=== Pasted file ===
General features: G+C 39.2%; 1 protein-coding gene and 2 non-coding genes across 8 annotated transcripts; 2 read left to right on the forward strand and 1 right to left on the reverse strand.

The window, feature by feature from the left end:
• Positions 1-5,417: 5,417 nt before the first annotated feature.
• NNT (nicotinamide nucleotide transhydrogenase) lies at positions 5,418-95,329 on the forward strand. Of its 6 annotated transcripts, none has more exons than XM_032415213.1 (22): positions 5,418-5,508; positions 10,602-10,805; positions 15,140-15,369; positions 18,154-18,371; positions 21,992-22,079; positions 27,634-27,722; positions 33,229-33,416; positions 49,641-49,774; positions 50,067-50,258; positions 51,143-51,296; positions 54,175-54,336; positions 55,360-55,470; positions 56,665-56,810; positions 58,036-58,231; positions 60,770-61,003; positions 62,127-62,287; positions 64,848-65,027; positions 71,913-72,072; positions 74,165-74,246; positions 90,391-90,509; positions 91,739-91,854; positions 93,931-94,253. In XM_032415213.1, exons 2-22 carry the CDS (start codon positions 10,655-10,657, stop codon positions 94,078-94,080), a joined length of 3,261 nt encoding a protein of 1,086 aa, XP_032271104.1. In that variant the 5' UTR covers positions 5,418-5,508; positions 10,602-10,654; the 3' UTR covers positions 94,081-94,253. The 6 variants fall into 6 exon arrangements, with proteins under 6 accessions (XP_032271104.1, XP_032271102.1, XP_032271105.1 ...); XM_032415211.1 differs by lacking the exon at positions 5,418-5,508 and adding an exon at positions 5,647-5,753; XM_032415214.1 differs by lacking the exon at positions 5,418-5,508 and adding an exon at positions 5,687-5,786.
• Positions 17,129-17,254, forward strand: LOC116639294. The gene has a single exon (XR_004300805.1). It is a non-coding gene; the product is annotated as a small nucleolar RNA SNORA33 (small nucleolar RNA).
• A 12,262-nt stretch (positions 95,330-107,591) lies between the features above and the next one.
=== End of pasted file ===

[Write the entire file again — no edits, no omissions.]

General features: G+C 39.2%; 1 protein-coding gene and 2 non-coding genes across 8 annotated transcripts; 2 read left to right on the forward strand and 1 right to left on the reverse strand.

The window, feature by feature from the left end:
• Positions 1-5,417: 5,417 nt before the first annotated feature.
• NNT (nicotinamide nucleotide transhydrogenase) lies at positions 5,418-95,329 on the forward strand. Of its 6 annotated transcripts, none has more exons than XM_032415213.1 (22): positions 5,418-5,508; positions 10,602-10,805; positions 15,140-15,369; positions 18,154-18,371; positions 21,992-22,079; positions 27,634-27,722; positions 33,229-33,416; positions 49,641-49,774; positions 50,067-50,258; positions 51,143-51,296; positions 54,175-54,336; positions 55,360-55,470; positions 56,665-56,810; positions 58,036-58,231; positions 60,770-61,003; positions 62,127-62,287; positions 64,848-65,027; positions 71,913-72,072; positions 74,165-74,246; positions 90,391-90,509; positions 91,739-91,854; positions 93,931-94,253. In XM_032415213.1, exons 2-22 carry the CDS (start codon positions 10,655-10,657, stop codon positions 94,078-94,080), a joined length of 3,261 nt encoding a protein of 1,086 aa, XP_032271104.1. In that variant the 5' UTR covers positions 5,418-5,508; positions 10,602-10,654; the 3' UTR covers positions 94,081-94,253. The 6 variants fall into 6 exon arrangements, with proteins under 6 accessions (XP_032271104.1, XP_032271102.1, XP_032271105.1 ...); XM_032415211.1 differs by lacking the exon at positions 5,418-5,508 and adding an exon at positions 5,647-5,753; XM_032415214.1 differs by lacking the exon at positions 5,418-5,508 and adding an exon at positions 5,687-5,786.
• Positions 17,129-17,254, forward strand: LOC116639294. The gene has a single exon (XR_004300805.1). It is a non-coding gene; the product is annotated as a small nucleolar RNA SNORA33 (small nucleolar RNA).
• A 12,262-nt stretch (positions 95,330-107,591) lies between the features above and the next one.